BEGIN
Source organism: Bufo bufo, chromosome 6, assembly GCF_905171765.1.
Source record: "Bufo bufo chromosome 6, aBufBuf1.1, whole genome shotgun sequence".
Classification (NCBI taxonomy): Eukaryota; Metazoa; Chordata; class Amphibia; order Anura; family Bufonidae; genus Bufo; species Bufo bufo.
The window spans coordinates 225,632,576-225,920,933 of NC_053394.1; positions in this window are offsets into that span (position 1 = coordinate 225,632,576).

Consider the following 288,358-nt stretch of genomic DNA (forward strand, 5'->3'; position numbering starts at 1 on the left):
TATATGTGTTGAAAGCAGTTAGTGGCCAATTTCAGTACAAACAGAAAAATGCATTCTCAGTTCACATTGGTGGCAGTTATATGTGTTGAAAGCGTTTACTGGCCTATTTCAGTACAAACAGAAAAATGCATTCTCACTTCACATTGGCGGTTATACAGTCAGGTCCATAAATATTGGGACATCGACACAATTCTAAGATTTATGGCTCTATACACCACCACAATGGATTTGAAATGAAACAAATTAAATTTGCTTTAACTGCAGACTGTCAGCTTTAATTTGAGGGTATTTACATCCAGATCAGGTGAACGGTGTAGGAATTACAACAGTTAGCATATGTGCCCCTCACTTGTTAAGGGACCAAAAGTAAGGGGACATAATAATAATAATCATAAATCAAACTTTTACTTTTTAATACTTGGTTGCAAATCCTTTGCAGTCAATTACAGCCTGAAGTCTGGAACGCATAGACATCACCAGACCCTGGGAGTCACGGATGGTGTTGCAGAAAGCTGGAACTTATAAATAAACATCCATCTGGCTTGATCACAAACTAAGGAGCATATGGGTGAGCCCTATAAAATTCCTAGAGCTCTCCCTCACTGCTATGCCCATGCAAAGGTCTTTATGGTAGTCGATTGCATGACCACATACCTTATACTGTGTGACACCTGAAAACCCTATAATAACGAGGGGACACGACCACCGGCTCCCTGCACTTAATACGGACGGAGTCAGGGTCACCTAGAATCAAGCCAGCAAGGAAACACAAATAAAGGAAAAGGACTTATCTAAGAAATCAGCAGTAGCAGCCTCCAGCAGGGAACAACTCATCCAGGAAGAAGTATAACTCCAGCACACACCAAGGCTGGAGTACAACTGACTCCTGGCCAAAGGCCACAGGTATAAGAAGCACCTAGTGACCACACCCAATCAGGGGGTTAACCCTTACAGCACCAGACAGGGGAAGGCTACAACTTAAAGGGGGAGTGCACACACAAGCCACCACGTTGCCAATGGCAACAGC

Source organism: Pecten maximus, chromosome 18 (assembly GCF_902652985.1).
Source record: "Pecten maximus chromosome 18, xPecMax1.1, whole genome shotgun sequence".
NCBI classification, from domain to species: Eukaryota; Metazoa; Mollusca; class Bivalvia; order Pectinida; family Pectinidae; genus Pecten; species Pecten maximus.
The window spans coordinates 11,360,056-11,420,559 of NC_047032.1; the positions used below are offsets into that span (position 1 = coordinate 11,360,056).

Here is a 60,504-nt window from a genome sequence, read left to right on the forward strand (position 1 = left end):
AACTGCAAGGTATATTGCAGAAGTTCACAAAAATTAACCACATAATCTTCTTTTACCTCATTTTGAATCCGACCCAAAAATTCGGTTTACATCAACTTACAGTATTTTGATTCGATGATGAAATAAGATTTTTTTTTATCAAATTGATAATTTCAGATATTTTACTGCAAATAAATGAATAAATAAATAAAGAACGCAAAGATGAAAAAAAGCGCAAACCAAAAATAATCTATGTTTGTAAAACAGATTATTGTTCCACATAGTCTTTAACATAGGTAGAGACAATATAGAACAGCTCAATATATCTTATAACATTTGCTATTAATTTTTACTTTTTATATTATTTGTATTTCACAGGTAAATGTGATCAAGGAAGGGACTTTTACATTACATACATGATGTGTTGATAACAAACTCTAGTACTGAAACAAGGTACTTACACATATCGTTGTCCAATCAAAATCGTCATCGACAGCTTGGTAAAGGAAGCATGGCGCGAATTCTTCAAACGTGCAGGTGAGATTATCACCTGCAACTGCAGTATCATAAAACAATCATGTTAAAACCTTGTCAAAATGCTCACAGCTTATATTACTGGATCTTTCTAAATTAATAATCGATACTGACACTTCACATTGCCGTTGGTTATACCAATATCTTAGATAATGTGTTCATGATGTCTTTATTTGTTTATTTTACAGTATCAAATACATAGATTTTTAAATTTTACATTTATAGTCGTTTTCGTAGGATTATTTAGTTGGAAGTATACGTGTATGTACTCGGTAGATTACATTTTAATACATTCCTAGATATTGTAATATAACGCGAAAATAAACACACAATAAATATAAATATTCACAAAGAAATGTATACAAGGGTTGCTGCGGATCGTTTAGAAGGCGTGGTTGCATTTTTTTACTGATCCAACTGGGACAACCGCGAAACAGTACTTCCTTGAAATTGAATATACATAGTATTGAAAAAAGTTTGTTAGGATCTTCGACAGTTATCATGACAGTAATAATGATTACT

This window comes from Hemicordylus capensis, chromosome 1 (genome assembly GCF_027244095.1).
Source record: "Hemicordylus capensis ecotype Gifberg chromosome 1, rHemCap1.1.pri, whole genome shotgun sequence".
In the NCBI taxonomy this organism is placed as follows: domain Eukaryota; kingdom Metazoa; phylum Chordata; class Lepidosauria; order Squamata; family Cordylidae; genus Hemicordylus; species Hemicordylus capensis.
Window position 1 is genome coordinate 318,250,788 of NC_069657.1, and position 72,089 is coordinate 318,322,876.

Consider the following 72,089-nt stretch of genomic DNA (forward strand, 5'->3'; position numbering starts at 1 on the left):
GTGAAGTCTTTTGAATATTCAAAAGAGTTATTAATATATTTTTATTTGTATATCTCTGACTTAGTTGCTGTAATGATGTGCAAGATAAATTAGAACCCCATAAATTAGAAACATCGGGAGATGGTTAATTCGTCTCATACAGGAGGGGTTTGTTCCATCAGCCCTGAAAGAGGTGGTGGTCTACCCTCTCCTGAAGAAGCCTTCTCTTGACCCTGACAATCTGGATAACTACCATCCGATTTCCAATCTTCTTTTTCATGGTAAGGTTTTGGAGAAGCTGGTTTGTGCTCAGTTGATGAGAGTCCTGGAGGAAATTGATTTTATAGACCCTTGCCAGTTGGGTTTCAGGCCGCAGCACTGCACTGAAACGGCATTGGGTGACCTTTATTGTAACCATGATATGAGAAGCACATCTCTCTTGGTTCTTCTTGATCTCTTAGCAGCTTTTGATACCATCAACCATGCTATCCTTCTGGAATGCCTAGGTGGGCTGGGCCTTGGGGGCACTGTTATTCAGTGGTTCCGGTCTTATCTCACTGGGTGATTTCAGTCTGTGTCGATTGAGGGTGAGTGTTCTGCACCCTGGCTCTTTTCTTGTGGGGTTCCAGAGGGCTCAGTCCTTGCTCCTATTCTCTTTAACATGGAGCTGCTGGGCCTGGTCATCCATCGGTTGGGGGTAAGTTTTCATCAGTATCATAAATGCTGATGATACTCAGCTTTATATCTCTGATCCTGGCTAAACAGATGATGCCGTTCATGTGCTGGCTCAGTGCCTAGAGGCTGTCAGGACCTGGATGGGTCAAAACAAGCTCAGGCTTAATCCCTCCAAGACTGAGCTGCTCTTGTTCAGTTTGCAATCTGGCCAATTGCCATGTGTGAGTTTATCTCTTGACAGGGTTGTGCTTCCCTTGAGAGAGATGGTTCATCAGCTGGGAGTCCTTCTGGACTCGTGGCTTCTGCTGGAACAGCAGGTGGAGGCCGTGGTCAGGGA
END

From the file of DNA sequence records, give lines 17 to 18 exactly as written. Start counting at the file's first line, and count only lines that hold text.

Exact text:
Consider the following 72,089-nt stretch of genomic DNA (forward strand, 5'->3'; position numbering starts at 1 on the left):
GTGAAGTCTTTTGAATATTCAAAAGAGTTATTAATATATTTTTATTTGTATATCTCTGACTTAGTTGCTGTAATGATGTGCAAGATAAATTAGAACCCCATAAATTAGAAACATCGGGAGATGGTTAATTCGTCTCATACAGGAGGGGTTTGTTCCATCAGCCCTGAAAGAGGTGGTGGTCTACCCTCTCCTGAAGAAGCCTTCTCTTGACCCTGACAATCTGGATAACTACCATCCGATTTCCAATCTTCTTTTTCATGGTAAGGTTTTGGAGAAGCTGGTTTGTGCTCAGTTGATGAGAGTCCTGGAGGAAATTGATTTTATAGACCCTTGCCAGTTGGGTTTCAGGCCGCAGCACTGCACTGAAACGGCATTGGGTGACCTTTATTGTAACCATGATATGAGAAGCACATCTCTCTTGGTTCTTCTTGATCTCTTAGCAGCTTTTGATACCATCAACCATGCTATCCTTCTGGAATGCCTAGGTGGGCTGGGCCTTGGGGGCACTGTTATTCAGTGGTTCCGGTCTTATCTCACTGGGTGATTTCAGTCTGTGTCGATTGAGGGTGAGTGTTCTGCACCCTGGCTCTTTTCTTGTGGGGTTCCAGAGGGCTCAGTCCTTGCTCCTATTCTCTTTAACATGGAGCTGCTGGGCCTGGTCATCCATCGGTTGGGGGTAAGTTTTCATCAGTATCATAAATGCTGATGATACTCAGCTTTATATCTCTGATCCTGGCTAAACAGATGATGCCGTTCATGTGCTGGCTCAGTGCCTAGAGGCTGTCAGGACCTGGATGGGTCAAAACAAGCTCAGGCTTAATCCCTCCAAGACTGAGCTGCTCTTGTTCAGTTTGCAATCTGGCCAATTGCCATGTGTGAGTTTATCTCTTGACAGGGTTGTGCTTCCCTTGAGAGAGATGGTTCATCAGCTGGGAGTCCTTCTGGACTCGTGGCTTCTGCTGGAACAGCAGGTGGAGGCCGTGGTCAGGGA